A great place for travelling and meeting like-minded people
Traditionally, going on a safari has always been an expensive past time for those who are looking to travel on their own but, today, many of the properties have realised that this is an expanding market and, as such, they have started to cater more and more for solo travellers. On the whole, it is now possible to stay at many of the fly in properties in the south and west of Tanzania and only be asked to pay a small supplement, rather than the traditional, double price.
We are often asked if we offer group trips to Tanzania as, as a solo traveller, it is often as much a part of the trip to meet and share experiences with like-minded travellers. What we usually reply is that, while we don't arrange group trips as such, there are plenty of ways of getting into the bush and share the experience with others, without the need to pay fortune for the privilege.
We still tailor make the itinerary to suit you and your timings but, through years of experience with properties and locations, we can suggest certain properties that offer shared dining facilities, shared game viewing opportunities and give you a hosted stay.
The Northern Parks
In the main, due to the layout and pricing of the northern itineraries (as the Serengeti, the Ngorongoro Crater and other parks are set apart from each other there is usually the need for a private vehicle and, as such, it becomes very expensive for a solo traveller to cover these additional costs) we only tend to recommend the camps that offer a fly-in rate. These camps will then offer you game driving in their own vehicles and, as with the camps in the south, you can then avoid having to pay the expense of the full vehicle. It is, however, worth noting that many of these camps are more expensive and so a northern itinerary can tend to be a little more than you would be able to get in the southern parks.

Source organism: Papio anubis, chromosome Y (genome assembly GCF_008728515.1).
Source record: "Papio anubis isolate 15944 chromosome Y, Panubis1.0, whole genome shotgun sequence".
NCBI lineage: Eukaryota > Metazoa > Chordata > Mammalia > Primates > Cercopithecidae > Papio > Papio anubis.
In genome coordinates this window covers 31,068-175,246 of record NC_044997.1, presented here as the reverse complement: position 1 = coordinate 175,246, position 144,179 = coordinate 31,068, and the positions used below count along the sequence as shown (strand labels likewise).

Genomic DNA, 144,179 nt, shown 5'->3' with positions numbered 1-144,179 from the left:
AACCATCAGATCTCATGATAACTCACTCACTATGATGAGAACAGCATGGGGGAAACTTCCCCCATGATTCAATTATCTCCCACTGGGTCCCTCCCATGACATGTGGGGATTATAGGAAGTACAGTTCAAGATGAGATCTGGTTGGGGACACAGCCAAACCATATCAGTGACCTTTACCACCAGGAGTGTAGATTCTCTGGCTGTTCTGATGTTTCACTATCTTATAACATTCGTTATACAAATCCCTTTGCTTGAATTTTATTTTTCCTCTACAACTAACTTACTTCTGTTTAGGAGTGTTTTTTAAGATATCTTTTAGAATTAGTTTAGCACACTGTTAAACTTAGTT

The Southern Parks
The most marked improvement in solo rates in Tanzania has definitely been felt in the camps in the Selous Game Reserve and in Ruaha National Park. With communal dining, shared vehicles and lower prices than the camps in the north, the camps in the south have long been better disposed to the needs of a solo traveller and, as such, they have been able to adapt much faster. This area of Tanzania is certainly where we would suggest taking a look at first of all.
The Western Parks
The main reason that clients look at travelling over to the western side of Tanzania is in order to visit the much-vaunted chimpanzees in Mahale National Park and the raw beauty of Katavi National Park. Due to the distances involved in getting over here and the cost for the park fees to see the chimps, it is never a cheap prospect to head over here anyway but, of the camps that are here, it is still possible to stay in the camps for around a 50% surcharge.
Zanzibar and the islands
Finally, if you are keen to just take in a bit of sun, dive or wander through the alleys of Stone Town Zanzibar certainly offers a range of activities and properties that will suit a solo traveller. For those looking for a little evening activity, the island has a few hot spots to take a look at and a few properties where the idea is to integrate a little more with your fellow traveller.